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What is the Section 35 order used to block the Scottish parliament’s gender reforms?

Related video: UK Government blocks Scotland’s new gender recognition law

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Tensions over the union of the United Kingdom and trans rights intensified last night, when proposed legislation passed by the Scottish parliament to make it easier for transgender people to have their gender legally recognised was blocked by the UK government using a Section 35 order.

What was the bill?

That would be the Gender Recognition Reform (Scotland) Bill, brought forward by the Scottish government led by Nicola Sturgeon and the Scottish National Party.

The bill was passed after a lengthy debate last month, and makes it easier for transgender people in Scotland to obtain a Gender Recognition Certificate (GRC) – a document which legally recognises a person’s gender and allows them to update their birth, marriage and death certificate details, and enter marriage or a civil partnership in that gender.

In the bill’s explanatory notes, it states the draft law repeals sections one to eight of the Gender Recognition Act (the act concerning the issuing of GRCs) in terms of how they apply to Scotland.

Instead, some of the replacement policies include “the removal of the requirement for an applicant to have or have had [a diagnosis of] gender dysphoria”, a reduction in the age limit from 18 to 16, and the period in which an individual has to live in their “acquired gender” before applying from two years down to three months.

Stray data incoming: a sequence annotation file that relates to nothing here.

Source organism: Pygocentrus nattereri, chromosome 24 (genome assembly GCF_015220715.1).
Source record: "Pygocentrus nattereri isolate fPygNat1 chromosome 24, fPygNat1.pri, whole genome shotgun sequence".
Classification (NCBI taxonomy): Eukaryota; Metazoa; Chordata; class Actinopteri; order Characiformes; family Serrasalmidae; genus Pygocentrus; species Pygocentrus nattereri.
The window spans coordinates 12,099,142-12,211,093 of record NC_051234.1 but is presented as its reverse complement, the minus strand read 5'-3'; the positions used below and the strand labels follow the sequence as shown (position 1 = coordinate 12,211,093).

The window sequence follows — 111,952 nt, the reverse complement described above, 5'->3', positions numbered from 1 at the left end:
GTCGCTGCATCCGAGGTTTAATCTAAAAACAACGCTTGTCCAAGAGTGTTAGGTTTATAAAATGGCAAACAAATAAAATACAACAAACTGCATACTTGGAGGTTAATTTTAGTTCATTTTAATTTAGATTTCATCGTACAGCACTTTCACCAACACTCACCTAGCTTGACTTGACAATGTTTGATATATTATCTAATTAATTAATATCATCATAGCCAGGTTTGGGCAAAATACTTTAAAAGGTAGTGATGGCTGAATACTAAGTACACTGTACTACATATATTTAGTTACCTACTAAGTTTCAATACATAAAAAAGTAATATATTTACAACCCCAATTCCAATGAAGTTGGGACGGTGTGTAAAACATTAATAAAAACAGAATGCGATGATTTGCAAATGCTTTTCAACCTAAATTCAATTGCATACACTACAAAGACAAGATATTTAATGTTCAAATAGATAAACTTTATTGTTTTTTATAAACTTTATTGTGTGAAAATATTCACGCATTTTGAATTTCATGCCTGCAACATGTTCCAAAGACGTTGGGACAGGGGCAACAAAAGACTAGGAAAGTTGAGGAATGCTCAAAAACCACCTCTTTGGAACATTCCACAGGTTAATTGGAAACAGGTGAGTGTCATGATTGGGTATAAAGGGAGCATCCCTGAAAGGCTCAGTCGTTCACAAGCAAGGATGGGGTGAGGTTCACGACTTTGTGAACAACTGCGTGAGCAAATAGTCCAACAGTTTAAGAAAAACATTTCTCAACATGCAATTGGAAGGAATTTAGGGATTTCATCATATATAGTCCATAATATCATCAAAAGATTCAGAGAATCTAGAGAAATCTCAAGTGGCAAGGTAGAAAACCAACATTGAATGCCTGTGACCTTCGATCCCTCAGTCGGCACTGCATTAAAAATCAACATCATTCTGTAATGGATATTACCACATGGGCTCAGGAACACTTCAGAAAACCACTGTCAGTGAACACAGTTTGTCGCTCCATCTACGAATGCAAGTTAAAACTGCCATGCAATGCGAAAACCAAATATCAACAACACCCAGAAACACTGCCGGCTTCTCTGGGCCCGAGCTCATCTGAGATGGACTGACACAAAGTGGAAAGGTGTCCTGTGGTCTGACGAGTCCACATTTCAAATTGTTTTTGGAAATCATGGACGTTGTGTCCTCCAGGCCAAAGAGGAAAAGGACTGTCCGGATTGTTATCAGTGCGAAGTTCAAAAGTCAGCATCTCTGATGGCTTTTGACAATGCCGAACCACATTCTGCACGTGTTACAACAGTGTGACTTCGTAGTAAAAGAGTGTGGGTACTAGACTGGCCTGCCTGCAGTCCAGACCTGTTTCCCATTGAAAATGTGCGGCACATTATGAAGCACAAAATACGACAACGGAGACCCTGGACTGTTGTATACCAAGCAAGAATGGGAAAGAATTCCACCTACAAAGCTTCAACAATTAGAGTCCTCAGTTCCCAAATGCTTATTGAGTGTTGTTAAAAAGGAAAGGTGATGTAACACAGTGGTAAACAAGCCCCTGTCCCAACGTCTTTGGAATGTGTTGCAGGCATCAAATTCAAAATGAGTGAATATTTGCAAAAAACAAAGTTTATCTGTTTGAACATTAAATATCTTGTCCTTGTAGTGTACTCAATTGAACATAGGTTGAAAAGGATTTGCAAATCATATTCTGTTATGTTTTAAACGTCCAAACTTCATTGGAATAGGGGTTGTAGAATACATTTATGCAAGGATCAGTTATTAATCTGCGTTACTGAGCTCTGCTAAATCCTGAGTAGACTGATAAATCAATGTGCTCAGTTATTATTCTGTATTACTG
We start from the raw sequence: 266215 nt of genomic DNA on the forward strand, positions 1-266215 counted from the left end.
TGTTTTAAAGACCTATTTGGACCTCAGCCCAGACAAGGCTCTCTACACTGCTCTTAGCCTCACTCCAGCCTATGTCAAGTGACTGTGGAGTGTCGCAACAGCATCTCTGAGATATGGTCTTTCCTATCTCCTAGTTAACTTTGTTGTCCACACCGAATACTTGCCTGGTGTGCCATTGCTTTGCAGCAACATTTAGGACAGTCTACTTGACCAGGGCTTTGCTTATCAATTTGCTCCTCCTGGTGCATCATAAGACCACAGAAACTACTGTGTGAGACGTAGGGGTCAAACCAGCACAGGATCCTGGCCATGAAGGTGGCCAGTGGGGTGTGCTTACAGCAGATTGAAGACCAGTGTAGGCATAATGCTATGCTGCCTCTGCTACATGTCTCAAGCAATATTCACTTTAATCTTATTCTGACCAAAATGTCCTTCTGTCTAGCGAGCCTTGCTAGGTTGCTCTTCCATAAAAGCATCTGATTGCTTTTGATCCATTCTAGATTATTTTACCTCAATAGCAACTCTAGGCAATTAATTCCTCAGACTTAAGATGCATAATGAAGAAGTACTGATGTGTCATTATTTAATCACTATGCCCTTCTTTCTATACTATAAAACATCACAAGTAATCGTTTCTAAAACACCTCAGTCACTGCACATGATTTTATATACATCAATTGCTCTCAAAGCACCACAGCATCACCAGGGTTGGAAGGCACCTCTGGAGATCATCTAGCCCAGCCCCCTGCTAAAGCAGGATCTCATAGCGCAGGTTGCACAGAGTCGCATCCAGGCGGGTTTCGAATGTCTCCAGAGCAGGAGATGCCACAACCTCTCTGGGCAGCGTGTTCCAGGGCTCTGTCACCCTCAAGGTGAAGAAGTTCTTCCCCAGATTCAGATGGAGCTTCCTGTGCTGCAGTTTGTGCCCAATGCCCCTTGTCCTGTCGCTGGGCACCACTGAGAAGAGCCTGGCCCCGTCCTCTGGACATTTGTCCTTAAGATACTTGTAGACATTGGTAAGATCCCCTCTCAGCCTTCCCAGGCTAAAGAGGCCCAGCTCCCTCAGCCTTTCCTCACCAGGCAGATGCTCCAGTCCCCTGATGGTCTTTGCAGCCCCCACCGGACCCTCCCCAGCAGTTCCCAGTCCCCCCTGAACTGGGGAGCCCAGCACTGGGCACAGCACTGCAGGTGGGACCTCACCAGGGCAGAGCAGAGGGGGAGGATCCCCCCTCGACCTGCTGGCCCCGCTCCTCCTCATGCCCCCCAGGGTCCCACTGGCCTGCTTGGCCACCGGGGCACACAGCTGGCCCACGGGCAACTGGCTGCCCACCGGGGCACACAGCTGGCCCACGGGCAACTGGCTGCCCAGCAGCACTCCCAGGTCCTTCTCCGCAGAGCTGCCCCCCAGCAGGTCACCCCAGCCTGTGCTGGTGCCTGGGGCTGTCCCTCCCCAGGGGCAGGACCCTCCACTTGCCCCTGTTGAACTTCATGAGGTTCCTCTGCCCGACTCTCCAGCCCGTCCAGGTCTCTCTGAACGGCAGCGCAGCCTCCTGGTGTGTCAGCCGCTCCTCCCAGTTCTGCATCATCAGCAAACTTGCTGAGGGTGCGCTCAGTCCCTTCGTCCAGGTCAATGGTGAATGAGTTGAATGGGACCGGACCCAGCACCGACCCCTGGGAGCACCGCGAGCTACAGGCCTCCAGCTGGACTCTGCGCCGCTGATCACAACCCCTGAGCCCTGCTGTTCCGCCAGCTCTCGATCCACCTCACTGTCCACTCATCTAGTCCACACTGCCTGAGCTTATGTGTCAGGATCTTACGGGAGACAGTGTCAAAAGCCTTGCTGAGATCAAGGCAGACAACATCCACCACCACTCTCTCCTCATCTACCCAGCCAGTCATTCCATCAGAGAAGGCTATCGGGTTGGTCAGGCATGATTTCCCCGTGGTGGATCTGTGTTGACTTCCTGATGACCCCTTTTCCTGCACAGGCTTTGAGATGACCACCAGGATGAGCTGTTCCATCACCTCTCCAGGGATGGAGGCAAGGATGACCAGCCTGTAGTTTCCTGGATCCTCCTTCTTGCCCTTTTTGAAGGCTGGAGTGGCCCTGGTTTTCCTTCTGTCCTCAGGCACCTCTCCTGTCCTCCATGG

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It also introduces a specific offences around falsely making a statutory declaration or providing false information as part of their application for a GRC, with punishment taking the form of up to two years’ imprison and/or a fine.

Why is the UK government concerned?

So this bill sounds like a Good Idea and something which makes lives a little easier for trans people, a community which has come under constant attack in the world of politics and the news media.

Sounds good to us.

However, keen to make yet another terrible decision and anger a lot of people, the UK government – led by the Conservatives, of which only three out of its 31 Members of Scottish Parliament voted for the bill to pass – has said it is “concerned” about the Scottish legislation.

The secretary of state for Scotland, Alister Jack MP, said in a statement on Monday: “After thorough and careful consideration of all the relevant advice and the policy implications, I am concerned that this legislation would have an adverse impact on the operation of Great Britain-wide equalities legislation.

“Transgender people who are going through the process to change their legal sex deserve our respect, support and understanding. My decision today is about the legislation’s consequences for the operation of GB-wide equalities protections and other reserved matters.

“I have not taken this decision lightly. The Bill would have a significant impact on, amongst other things, GB-wide equalities matters in Scotland, England and Wales.”

Specifically, the government has expressed concerns over how the Scottish bill would affect the UK-wide operation of the Equality Act 2010.

As such, Mr Jack invoked powers under Section 35 of the Scotland Act 1998, allowing him to make an order preventing the bill from receiving Royal Assent, the final ‘sign-off’ from the monarch to say a law is now in effect.

It is the first time the UK government has made such an order.